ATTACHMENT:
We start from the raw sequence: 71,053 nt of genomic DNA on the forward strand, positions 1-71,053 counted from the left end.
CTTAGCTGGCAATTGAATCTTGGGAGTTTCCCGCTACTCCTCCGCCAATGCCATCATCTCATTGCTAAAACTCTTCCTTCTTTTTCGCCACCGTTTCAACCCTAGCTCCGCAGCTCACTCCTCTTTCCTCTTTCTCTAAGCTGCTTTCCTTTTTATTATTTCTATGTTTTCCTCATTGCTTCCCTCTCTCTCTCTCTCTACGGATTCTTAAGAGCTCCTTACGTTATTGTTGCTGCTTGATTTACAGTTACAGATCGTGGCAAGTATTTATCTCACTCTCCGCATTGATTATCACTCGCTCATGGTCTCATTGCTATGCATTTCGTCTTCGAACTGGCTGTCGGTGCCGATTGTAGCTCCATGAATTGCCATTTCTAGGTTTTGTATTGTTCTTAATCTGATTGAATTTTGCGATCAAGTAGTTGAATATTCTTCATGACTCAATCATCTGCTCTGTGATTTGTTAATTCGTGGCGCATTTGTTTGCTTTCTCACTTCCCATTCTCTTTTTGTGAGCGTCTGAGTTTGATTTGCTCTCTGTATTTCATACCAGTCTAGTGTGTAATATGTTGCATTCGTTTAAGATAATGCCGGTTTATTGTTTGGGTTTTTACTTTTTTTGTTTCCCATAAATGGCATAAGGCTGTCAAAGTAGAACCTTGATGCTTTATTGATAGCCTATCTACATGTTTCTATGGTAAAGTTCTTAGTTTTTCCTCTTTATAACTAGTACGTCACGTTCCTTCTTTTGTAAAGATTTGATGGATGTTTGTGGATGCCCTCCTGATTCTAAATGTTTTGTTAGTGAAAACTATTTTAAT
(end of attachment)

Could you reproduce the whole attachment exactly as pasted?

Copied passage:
We start from the raw sequence: 71,053 nt of genomic DNA on the forward strand, positions 1-71,053 counted from the left end.
CTTAGCTGGCAATTGAATCTTGGGAGTTTCCCGCTACTCCTCCGCCAATGCCATCATCTCATTGCTAAAACTCTTCCTTCTTTTTCGCCACCGTTTCAACCCTAGCTCCGCAGCTCACTCCTCTTTCCTCTTTCTCTAAGCTGCTTTCCTTTTTATTATTTCTATGTTTTCCTCATTGCTTCCCTCTCTCTCTCTCTCTACGGATTCTTAAGAGCTCCTTACGTTATTGTTGCTGCTTGATTTACAGTTACAGATCGTGGCAAGTATTTATCTCACTCTCCGCATTGATTATCACTCGCTCATGGTCTCATTGCTATGCATTTCGTCTTCGAACTGGCTGTCGGTGCCGATTGTAGCTCCATGAATTGCCATTTCTAGGTTTTGTATTGTTCTTAATCTGATTGAATTTTGCGATCAAGTAGTTGAATATTCTTCATGACTCAATCATCTGCTCTGTGATTTGTTAATTCGTGGCGCATTTGTTTGCTTTCTCACTTCCCATTCTCTTTTTGTGAGCGTCTGAGTTTGATTTGCTCTCTGTATTTCATACCAGTCTAGTGTGTAATATGTTGCATTCGTTTAAGATAATGCCGGTTTATTGTTTGGGTTTTTACTTTTTTTGTTTCCCATAAATGGCATAAGGCTGTCAAAGTAGAACCTTGATGCTTTATTGATAGCCTATCTACATGTTTCTATGGTAAAGTTCTTAGTTTTTCCTCTTTATAACTAGTACGTCACGTTCCTTCTTTTGTAAAGATTTGATGGATGTTTGTGGATGCCCTCCTGATTCTAAATGTTTTGTTAGTGAAAACTATTTTAAT